May 2016 | Report 393

 

Introduction
For more than two decades, scientific research has increasingly revealed the critical importance of the first years of a child’s life on cognitive, emotional, and physical development.  This scientific evidence has also been a focus in discussions regarding appropriate public policy related to very young children, particularly those from vulnerable households.  As a result, there has been an expansion at both the federal and state levels in funding opportunities for early childhood programs.  However, this array of new funding sources also means the landscape of early childhood funding has become more complex.  Service providers may find it difficult to determine which grant program is most appropriate for their unique needs and may struggle to understand and comply with multiple sets of requirements when two or more funding sources are blended together.  Philanthropic organizations focusing on early childhood issues may also struggle to maximize the impact of their contributions as they work with multiple grantees drawing on different federal and state funding streams, each with their own unique match requirements, use restrictions, and eligibility standards.  Even parents and families selecting services may be confused in choosing an appropriate program as they encounter different titles and acronyms attached to individual programs.

The Catalog of Early Childhood Funding in Michigan is intended to help stakeholders navigate this new landscape.  The catalog provides a comprehensive review of the major sources of federal and state funding available to support early childhood programming in Michigan.  It is divided into two sections.  The first section reviews the primary sources of funding programs (e.g. Head Start, child care subsidies) aimed – in whole or in part – specifically at early childhood efforts and initiatives.  A second section covers secondary programs with a broader programmatic focus where the program’s core mission includes early childhood efforts.

For each federal or state program identified, the catalog compiles key information helpful to stakeholders attempting to better understand and more effectively utilize available federal and state dollars to meet the needs of young children in vulnerable households.  This includes specific information on each of the following program components:

Program Goals and Purpose:  An overview of the general purpose and goals of the program as set out in its authorizing statute.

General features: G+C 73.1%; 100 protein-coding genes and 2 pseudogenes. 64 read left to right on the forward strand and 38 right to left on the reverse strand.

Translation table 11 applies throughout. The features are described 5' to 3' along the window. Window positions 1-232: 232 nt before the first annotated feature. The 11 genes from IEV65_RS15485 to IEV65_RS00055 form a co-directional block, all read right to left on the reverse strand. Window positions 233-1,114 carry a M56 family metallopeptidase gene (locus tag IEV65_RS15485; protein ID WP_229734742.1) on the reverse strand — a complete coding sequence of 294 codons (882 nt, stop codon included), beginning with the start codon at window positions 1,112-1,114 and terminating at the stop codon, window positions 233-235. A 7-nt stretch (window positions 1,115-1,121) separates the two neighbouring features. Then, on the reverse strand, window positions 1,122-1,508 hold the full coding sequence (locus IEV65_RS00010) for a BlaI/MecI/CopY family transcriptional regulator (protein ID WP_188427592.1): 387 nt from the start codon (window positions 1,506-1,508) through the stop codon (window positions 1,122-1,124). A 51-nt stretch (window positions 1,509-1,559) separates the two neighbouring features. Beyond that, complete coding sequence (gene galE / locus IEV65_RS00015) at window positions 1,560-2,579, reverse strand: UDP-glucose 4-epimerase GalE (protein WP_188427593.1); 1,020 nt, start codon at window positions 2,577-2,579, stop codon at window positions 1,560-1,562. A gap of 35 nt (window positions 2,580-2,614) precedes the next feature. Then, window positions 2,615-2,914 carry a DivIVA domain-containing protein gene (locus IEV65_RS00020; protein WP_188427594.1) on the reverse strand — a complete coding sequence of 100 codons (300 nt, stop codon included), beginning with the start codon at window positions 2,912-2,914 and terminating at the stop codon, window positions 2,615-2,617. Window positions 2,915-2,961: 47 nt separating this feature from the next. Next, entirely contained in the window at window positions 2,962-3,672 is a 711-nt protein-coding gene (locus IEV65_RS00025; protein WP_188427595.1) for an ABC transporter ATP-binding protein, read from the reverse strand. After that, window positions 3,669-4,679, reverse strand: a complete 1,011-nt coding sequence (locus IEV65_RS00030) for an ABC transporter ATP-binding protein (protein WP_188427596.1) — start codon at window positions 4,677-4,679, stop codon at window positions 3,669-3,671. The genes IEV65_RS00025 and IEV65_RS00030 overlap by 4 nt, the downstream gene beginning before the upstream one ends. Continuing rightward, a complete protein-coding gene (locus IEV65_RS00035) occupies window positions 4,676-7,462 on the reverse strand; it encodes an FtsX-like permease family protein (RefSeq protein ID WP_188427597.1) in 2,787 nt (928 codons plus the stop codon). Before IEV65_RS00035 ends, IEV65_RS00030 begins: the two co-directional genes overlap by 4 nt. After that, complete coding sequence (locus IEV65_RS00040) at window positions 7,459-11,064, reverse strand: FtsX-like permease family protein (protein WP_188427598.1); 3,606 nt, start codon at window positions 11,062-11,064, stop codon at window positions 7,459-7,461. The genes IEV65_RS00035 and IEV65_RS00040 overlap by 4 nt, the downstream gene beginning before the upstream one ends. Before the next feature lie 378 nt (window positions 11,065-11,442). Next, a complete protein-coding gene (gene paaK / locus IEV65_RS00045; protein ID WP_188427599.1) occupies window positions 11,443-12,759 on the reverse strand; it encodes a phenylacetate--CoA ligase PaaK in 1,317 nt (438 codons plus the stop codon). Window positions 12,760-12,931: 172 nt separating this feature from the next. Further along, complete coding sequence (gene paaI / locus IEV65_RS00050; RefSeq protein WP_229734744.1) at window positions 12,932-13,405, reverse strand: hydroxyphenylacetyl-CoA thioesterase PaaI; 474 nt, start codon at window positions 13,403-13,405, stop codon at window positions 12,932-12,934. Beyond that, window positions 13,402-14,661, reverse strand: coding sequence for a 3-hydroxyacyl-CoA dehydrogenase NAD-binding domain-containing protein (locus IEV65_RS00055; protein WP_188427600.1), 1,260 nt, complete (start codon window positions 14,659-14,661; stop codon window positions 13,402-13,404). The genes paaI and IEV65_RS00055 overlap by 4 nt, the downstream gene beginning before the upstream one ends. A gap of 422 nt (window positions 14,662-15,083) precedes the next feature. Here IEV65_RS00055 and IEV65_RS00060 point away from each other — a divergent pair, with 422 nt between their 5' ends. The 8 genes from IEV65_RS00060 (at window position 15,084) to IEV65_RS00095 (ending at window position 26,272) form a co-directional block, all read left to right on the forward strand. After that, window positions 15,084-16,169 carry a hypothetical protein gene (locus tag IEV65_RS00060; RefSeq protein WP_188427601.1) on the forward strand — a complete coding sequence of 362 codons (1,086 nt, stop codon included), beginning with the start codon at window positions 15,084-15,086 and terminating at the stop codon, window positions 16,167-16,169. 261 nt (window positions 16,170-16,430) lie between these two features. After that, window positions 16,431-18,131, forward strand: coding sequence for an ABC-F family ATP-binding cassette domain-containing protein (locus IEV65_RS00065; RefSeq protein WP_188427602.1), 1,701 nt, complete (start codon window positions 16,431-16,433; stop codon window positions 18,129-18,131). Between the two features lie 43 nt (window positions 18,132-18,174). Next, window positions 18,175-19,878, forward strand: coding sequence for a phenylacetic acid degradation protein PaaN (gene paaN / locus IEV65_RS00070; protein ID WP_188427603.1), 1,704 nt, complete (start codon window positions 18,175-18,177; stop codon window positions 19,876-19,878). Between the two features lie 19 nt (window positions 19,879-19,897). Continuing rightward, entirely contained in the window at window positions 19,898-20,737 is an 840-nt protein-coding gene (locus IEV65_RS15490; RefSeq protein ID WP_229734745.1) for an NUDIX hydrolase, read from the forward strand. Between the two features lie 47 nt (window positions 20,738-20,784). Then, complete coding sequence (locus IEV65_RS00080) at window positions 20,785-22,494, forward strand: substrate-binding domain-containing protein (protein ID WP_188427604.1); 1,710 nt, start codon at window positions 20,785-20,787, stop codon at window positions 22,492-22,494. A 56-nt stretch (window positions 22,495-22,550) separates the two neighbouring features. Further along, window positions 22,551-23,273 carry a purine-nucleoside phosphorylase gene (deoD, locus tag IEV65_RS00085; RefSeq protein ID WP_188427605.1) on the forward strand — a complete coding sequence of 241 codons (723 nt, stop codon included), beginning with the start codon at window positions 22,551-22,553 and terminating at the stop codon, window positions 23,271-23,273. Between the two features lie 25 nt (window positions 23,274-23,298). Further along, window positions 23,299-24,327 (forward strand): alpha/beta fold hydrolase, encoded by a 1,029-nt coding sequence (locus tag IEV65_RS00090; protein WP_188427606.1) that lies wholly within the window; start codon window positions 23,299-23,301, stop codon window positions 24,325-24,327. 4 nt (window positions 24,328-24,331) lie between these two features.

Eligible Activities:  A review of the specific requirements, restrictions and limitations on how program dollars are utilized.

Eligible Recipients:  A description of entities eligible to receive program funding, as well as restrictions regarding the population of children and families served under the program (e.g. age, income, demographic factors).

Available Funding and Award Process:  Summary information on how program funding is awarded (e.g. competitive grants, formula allocation) and the criteria used in allocating funds.  This includes information on awards to entities in Michigan and, specifically, when available, within Wayne County and the City of Detroit during the last completed fiscal year.

Match Requirements:  A review of program matching requirements, including details on flexibility in providing “soft match” dollars using in-kind support versus strict cash match requirements, or other “maintenance of effort” (MOE) requirements imposed on recipients.  This includes a discussion of available waivers or other exception processes through which match or MOE requirements can be altered.

Major Program Changes since 2000:  Summaries of the major changes to program criteria since the year 2000, with a particular focus on any reauthorizations of applicable federal and state laws and/or the promulgation of new rules and regulations.  In particular, the catalog includes a review of:

  • Changes in overall funding available under the program, including changes to funding distributed to entities in Michigan.
  • Major changes in the program’s administration, including changes in guidelines regarding the allocation and/or distribution of funding and the nature of required matching funds.
  • A review of recent special initiatives and pilot programs launched to test the efficacy of new approaches within the program.

Program Administration:  Contact information for the lead federal and/or state administrative agencies responsible for administering the program as well as links to key program guidelines, relevant legislation, and administrative rules.

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